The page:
The key to having a healthy baby is to take good care of your own health. The healthier you are, the stronger your baby is likely to be.
What is Prenatal Care?
Prenatal care is the care you receive during pregnancy from a health care provider, like a doctor, midwife, nurse practitioner or physician’s assistant who will make sure you and your developing fetus are as healthy and strong as possible. Through regular checkups you will learn how to manage the discomforts of pregnancy, have any testing you may need, learn warning signs, and ask any questions you may have.
Prenatal care also includes advice on how mothers-to-be can best care for themselves. Learning about good nutrition, developing good eating habits, exercising sensibly, and getting plenty of rest are prime examples.
Can I Get Free or Low Cost Prenatal Care?
You may be eligible for FREE prenatal care through the Medicaid for Pregnant Women program offered at PPHP medical centers.
Medicaid for Pregnant Women offers complete pregnancy care and other health care services to women and teens who live in New York State and meet certain income guidelines. Call (800) 230-PLAN to find out if you are eligible.
What Happens During a Prenatal Visit?
Through discussions with your health care provider you will learn what works best and what habits might need changing for a healthy pregnancy. You may also be offered certain tests and physical exams to make sure you are healthy and the fetus is doing well.
Some common prenatal tests that identify possible birth defects and other abnormalities include:
- Alpha-fetoprotein or AFP -- a blood test that measures the risk for chromosome irregularities like Down syndrome, spina bifida (a spinal defect), and other birth defects.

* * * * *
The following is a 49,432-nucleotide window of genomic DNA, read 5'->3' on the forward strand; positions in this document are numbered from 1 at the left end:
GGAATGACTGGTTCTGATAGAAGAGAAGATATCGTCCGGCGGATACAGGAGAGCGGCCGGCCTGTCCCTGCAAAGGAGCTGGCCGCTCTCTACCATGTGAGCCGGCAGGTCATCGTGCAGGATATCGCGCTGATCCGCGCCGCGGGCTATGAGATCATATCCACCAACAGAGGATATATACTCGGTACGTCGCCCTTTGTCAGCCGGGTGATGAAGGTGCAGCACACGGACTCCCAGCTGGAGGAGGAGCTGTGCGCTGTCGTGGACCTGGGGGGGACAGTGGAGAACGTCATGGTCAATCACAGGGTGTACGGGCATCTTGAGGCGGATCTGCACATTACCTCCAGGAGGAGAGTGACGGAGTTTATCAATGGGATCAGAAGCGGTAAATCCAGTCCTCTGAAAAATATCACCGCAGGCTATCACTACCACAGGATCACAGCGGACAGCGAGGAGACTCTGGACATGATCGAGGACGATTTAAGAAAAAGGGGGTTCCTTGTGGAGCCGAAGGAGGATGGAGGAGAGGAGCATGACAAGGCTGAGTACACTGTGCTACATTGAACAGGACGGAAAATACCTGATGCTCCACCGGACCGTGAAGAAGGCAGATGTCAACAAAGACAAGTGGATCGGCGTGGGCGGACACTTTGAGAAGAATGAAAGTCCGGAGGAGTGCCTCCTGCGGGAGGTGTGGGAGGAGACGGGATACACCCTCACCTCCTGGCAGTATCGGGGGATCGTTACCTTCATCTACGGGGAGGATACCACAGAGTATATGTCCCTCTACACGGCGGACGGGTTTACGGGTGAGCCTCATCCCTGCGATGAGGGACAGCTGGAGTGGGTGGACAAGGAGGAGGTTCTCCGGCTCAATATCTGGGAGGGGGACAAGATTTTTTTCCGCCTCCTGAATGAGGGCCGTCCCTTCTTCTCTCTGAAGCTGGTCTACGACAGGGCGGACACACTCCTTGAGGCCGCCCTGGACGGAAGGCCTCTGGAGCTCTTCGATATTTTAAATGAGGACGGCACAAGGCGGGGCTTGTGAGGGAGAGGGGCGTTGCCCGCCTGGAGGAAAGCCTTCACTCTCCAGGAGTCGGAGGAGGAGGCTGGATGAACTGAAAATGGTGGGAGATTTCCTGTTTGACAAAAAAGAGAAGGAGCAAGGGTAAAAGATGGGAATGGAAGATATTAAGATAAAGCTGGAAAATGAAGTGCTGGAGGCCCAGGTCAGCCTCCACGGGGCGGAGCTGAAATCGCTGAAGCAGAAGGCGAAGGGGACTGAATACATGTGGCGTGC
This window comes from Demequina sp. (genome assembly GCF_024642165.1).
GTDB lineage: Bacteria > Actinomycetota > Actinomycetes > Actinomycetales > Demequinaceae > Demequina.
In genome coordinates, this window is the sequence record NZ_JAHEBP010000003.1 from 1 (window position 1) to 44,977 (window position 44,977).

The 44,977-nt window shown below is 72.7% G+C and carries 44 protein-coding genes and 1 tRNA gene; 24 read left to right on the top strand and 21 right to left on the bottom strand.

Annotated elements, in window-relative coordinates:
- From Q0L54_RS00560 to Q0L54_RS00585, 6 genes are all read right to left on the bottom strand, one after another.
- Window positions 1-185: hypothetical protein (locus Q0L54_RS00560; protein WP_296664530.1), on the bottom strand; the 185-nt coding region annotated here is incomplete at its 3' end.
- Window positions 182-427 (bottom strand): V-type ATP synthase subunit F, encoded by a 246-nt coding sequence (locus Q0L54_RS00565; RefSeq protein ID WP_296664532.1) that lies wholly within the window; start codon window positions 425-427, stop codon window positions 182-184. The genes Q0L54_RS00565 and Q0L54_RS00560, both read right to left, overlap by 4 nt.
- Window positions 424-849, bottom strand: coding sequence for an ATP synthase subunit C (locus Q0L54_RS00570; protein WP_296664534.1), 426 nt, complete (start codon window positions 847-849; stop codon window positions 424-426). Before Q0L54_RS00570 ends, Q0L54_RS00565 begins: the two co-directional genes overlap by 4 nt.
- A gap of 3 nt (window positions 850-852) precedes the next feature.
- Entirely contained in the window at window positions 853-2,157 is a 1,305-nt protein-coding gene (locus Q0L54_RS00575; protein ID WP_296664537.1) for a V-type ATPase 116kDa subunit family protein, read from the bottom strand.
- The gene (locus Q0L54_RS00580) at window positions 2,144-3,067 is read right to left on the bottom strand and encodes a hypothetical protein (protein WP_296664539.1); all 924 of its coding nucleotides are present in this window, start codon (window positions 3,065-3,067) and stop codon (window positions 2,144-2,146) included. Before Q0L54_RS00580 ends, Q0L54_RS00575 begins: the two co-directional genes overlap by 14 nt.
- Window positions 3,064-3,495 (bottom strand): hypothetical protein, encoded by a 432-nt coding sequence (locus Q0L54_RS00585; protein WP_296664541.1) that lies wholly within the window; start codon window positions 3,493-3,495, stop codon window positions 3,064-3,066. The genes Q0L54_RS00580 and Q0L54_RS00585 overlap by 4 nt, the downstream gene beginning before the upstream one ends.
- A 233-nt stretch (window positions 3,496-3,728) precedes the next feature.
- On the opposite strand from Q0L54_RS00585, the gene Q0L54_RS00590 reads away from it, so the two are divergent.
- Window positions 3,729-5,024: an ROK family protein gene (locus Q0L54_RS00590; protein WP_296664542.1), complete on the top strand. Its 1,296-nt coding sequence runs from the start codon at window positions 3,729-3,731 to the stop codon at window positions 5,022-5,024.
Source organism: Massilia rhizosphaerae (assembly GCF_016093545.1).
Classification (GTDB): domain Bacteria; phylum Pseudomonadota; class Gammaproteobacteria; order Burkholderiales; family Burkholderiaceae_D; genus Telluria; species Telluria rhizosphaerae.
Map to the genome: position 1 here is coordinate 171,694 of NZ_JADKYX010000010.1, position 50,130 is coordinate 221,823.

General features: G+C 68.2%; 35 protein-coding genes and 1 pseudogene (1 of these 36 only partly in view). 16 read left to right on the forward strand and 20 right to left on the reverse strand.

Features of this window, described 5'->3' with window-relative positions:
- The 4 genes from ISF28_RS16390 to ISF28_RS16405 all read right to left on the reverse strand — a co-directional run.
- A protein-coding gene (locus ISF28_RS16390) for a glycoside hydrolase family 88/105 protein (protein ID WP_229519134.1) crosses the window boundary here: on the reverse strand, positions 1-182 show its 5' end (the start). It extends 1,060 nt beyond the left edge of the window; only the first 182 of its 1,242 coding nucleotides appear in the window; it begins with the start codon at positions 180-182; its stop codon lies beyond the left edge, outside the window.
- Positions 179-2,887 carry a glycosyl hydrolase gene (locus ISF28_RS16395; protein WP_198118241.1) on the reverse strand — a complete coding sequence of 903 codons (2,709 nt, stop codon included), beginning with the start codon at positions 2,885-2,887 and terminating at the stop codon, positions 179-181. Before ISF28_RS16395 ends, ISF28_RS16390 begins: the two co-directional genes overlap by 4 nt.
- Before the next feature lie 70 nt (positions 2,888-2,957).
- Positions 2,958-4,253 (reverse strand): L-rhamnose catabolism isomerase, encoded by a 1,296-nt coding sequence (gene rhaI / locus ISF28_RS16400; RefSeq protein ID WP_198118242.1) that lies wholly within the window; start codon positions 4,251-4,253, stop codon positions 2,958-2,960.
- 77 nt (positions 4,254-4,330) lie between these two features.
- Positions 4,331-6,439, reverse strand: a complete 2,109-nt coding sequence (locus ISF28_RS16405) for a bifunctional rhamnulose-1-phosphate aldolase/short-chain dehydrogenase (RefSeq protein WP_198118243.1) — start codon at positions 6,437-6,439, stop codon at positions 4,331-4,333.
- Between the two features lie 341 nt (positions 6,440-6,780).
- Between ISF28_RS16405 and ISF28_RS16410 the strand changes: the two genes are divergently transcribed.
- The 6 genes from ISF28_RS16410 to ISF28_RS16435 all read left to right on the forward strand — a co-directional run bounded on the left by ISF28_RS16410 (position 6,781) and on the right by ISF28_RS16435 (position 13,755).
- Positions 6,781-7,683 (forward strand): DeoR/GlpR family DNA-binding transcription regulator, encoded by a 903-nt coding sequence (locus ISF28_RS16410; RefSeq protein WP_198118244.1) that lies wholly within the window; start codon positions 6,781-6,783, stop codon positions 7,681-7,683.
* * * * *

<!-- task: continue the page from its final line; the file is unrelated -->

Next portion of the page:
- Cystic fibrosis -- a blood test that looks into a genetic disorder which affects the exocrine glands. There are usually no symptoms but can be serious in the advanced stages.
- Hemoglobin electrophoresis -- a blood test that checks for sickle cell disease. It’s a genetic disorder which can cause mild anemia or, in some cases, serious illness.
Blood testing can also isolate infections which could cause miscarriage or other problems.
Where Can I Get Prenatal Care?
What Else Can I Do?
It’s important to take care of yourself between visits. Here are some suggestions.
Eat Healthy Select balanced meals from the five food groups: grains, proteins, fruits, vegetables, and dairy. They provide important nutrients to you and your developing fetus.
Eat Often and Lighter Meals To avoid heartburn and discomfort, it’s best to eat 4 to 6 smaller meals a day instead of 3 bigger meals. Don’t overeat. To support your fetus’s growth, you only need 300 extra calories per day. Avoid excess fat, sugar, and sodium.
Drink Liquids Be sure to drink at least 6 to 8 glasses of water, juice, or milk every day.
Avoid Tobacco, Alcohol and Drugs If you smoke, drink alcohol, or use drugs, quit as soon as you know you are pregnant These dangerous habits can cause long-term harm to your baby. Ask your health care provider for resources to help you stop.
Take Prenatal Vitamins and Folic Acid One of the most important things a pregnant woman can do is to take folic acid – a B vitamin that can prevent certain birth defects of the brain and spinal cord. Take a multivitamin that contains 400 to 800 mcg of folic acid every day. Also, ask your health care provider if you need to take an iron or calcium supplement too.
Limit Caffeine Caffeine has many negative effects on healthy fetal development. Limit consumption to 200 milligrams per day (about the amount contained in a 12-ounce cup of coffee). Chocolate, soda, tea, and some over-the-counter medicines also contain caffeine. Read labels on food, drinks, and medicine to know how much caffeine you’re getting and ask your health care provider if you’re unsure
Exercise Sensibly Talk to your health care provider about what types of exercise and physical activity are best during pregnancy.
Be Careful About Medications Before taking any medication, even over-the-counter, consult your health care provider. Pain medications for headaches or antihistamines for colds that contain aspirin or ibuprofen can be harmful to the fetus.